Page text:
The media have suddenly gone silent on the Bucha massacre. The silence follows the start of the investigation, in which the French Gendarmerie is involved and metal darts, rarely used in modern warfare, have been found in the corpses.
The publicity campaign against Russia has come to a screeching halt because the dead in Bucha have tiny metal darts from a type of artillery shell, according to pathologists and forensic doctors. Early results show that it was the Ukrainian army that killed the civilians.
“We found several really thin, nail-like objects in the bodies of men and women, as did others of my colleagues in the area,” said Vladyslav Pirovskyi, a Ukrainian forensic scientist. “It is very difficult to find them in the body, they are too thin. Most of these bodies are from the Bucha-Irpin region.”
Metal darts were widely used since 2014 by the Ukrainian army against the population of the Donbas. They were found among the 122 millimetre calibre D-30 shells found in the Ukrainian artillery positions abandoned by the military in the Lugansk People’s Republic.
Darts were also found in the city of Slaviansk in the Donetsk People’s Republic after a Ukrainian artillery attack in 2015, which was widely documented at the time (*), and which the media hushed up as usual.
They are a kind of shrapnel contained in tank or field gun shells. Each shell can contain up to 8,000 darts. Once fired, the shells explode when a timed fuse detonates and explodes above the ground.
They are typically 3 to 4 centimetres long, detach from the shell and disperse in a conical arc about 300 metres wide and 100 metres long. On impact with the victim’s body, the dart may lose its rigidity and bend into a hook shape, while the back of the dart, consisting of four fins, often breaks off, causing a second injury.
From the first days of the war, Ukrainian artillery fired artillery fire at a Russian column on Vokzalnaya Street. The shelling destroyed several city neighbourhoods at once. At the end of March, days before Russian troops withdrew from the area, they fired again, and repeated the attack as soon as the Russians left the Kiev and Chernihiv regions.
Investigations confirm that civilians were killed by artillery fire and, obviously, Ukrainian shells fell on Russian positions. The darts could be used by both Russian and Ukrainian artillery, but the Russian troops deployed in Bucha did not fire on their own positions. Therefore, civilians were killed in the firing carried out by Ukrainian troops.
The artillery fire rules out versions that interpret the events in Bucha as a “premeditated genocide of peaceful Ukrainians”. Numerous evidence, such as the scattered position of the corpses, disproves this.
Evidence collected by experts during a visit to Bucha, Hostomel and Borodianka, and reviewed by independent weapons experts, shows that cluster munitions and powerful unguided bombs were used in the area. They killed a large number of civilians and destroyed at least eight buildings. Such weapons are banned in most countries of the world.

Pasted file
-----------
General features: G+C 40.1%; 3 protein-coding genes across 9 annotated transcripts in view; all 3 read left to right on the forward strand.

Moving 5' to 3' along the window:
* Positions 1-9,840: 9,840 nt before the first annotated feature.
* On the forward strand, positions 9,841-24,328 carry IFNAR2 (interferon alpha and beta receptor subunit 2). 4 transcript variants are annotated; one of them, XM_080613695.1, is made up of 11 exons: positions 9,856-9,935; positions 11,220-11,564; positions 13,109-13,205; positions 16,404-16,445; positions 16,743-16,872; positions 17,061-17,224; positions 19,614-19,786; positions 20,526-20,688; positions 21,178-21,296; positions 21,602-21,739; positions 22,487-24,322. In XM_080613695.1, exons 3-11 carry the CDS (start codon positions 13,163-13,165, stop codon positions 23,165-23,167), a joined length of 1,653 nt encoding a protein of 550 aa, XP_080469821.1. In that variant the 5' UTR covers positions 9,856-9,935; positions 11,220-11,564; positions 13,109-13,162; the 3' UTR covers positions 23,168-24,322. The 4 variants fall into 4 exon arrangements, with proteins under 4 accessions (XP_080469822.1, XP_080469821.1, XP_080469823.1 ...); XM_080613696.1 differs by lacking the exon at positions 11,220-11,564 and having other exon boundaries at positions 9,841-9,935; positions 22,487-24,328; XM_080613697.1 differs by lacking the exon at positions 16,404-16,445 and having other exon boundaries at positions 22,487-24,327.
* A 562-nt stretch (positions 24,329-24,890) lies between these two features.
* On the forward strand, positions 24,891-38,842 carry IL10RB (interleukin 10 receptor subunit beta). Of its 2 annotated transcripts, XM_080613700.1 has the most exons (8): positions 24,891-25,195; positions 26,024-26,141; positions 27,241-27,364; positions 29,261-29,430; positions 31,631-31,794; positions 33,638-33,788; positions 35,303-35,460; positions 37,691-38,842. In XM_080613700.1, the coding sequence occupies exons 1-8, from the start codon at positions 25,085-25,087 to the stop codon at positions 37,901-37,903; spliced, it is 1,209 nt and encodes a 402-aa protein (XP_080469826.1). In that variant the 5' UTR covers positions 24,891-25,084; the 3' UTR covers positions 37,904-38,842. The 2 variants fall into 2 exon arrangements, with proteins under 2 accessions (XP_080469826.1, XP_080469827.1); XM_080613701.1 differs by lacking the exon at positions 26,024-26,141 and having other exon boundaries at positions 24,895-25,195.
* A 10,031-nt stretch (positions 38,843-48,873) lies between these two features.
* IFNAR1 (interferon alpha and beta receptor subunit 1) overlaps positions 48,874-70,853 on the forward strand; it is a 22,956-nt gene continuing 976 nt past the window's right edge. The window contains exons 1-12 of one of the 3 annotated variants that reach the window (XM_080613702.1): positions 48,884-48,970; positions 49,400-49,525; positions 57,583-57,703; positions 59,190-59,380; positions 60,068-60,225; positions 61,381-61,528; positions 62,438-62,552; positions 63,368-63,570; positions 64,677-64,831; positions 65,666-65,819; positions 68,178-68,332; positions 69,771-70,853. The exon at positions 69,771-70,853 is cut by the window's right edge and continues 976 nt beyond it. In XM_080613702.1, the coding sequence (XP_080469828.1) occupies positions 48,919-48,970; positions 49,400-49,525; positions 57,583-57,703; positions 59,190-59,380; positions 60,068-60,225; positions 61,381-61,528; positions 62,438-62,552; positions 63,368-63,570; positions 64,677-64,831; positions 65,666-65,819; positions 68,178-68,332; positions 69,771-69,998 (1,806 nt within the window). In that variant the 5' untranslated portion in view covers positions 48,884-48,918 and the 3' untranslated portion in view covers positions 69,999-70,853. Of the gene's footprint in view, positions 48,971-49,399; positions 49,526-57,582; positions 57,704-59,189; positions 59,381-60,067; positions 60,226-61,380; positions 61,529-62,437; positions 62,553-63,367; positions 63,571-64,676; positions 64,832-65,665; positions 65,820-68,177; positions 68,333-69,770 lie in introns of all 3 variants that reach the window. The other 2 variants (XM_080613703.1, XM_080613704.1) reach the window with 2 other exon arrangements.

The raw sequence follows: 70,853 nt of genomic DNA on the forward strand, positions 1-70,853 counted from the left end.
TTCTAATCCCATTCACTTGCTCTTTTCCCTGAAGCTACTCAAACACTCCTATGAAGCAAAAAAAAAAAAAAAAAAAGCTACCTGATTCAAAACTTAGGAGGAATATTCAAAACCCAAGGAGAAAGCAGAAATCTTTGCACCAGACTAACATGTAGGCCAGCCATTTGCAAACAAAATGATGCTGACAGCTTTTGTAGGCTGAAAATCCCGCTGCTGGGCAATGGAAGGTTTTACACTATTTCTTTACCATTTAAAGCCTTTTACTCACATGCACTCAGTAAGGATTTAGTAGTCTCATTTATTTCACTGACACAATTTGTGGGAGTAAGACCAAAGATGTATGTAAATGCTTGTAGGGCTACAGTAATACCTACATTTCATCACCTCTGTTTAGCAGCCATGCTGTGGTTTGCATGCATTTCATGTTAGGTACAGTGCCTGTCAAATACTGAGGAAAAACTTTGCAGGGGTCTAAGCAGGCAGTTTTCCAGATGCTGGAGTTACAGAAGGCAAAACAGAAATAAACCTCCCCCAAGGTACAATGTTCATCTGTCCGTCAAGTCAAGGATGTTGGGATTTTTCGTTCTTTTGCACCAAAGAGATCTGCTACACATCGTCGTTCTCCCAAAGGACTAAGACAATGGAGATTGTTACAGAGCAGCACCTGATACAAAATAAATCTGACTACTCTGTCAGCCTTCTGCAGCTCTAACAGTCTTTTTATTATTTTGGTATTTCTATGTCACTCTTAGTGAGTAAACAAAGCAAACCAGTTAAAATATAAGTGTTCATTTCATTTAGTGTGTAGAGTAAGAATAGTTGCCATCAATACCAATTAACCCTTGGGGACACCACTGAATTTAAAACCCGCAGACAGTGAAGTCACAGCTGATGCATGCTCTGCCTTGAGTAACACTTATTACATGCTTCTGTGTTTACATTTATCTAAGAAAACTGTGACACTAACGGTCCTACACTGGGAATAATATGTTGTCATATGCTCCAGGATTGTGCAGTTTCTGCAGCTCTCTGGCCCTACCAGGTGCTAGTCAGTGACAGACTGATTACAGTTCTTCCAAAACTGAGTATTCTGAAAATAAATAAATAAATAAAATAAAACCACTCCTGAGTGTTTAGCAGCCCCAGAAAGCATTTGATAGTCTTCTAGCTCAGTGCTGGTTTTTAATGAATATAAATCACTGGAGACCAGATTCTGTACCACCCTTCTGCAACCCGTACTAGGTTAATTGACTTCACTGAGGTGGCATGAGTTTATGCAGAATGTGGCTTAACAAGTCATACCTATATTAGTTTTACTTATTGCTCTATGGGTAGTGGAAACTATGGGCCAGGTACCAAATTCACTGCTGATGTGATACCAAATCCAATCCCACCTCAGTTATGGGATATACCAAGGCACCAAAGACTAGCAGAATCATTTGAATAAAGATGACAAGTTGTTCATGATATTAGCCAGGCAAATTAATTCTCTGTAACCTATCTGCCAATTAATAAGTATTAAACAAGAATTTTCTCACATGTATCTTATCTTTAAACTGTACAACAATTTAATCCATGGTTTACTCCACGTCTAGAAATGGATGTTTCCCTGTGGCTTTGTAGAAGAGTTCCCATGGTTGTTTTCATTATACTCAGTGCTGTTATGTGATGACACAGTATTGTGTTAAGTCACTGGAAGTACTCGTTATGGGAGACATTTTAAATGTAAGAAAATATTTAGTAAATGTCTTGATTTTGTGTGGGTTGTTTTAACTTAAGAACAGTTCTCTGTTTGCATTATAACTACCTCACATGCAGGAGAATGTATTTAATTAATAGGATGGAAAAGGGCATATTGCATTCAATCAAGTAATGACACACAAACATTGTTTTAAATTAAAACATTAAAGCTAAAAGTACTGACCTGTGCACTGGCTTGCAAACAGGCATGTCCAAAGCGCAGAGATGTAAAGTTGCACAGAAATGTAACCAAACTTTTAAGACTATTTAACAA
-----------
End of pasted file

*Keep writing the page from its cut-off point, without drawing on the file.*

A team of 18 experts from the forensic department of the French Gendarmerie, together with a team of forensic investigators from Kiev, is documenting the deaths after the withdrawal of Russian troops from the town.
“We see many mutilated (disfigured) bodies,” Pirovsky said. “Many of them had their hands tied behind their backs and bullets in the back of their heads. There were also cases of automatic weapons shots, like six or eight holes in the victims’ backs. And we have several cases of cluster bomb parts embedded in the bodies of the victims”.
According to Neil Gibson, a weapons expert with the British group Fenix Insight, who examined photos of the darts found in Bucha, the metal darts are from a 122 millimetre ZSh1 artillery shell. It is suitable for D-30 howitzers, which are in service in both Russia and Ukraine.
“Another unusual and rarely seen projectile,” says Gibson. “This time it’s the equivalent of the US anti-personnel projectile (APERS) series… It works like a real shrapnel shell, but it’s filled with darts and a wax binder.”
However, a disturbing question remains: why were the corpses found with their hands tied?
Darts were a weapon widely used during the First World War. Launched by aircraft of the time to attack infantry, they were capable of piercing helmets. They were not widely used during the Second World War.
They re-emerged during the Vietnam War, when the US used a version of the dart charges, packaged in plastic cups. It is a common ammunition in the wars in which Israel has been involved, both in Gaza and on Lebanese territory, as it is particularly effective in areas where adversaries hide in vegetation.
“Darts are an anti-personnel weapon designed to penetrate dense vegetation and hit large numbers of enemy soldiers,” Amnesty International said. “They should never be used in residential civilian areas.”
Several humanitarian organisations have called for a ban on the darts but, to date, they have not been banned. However, the use of indiscriminate lethal weapons in densely populated civilian areas is a violation of the law of war.
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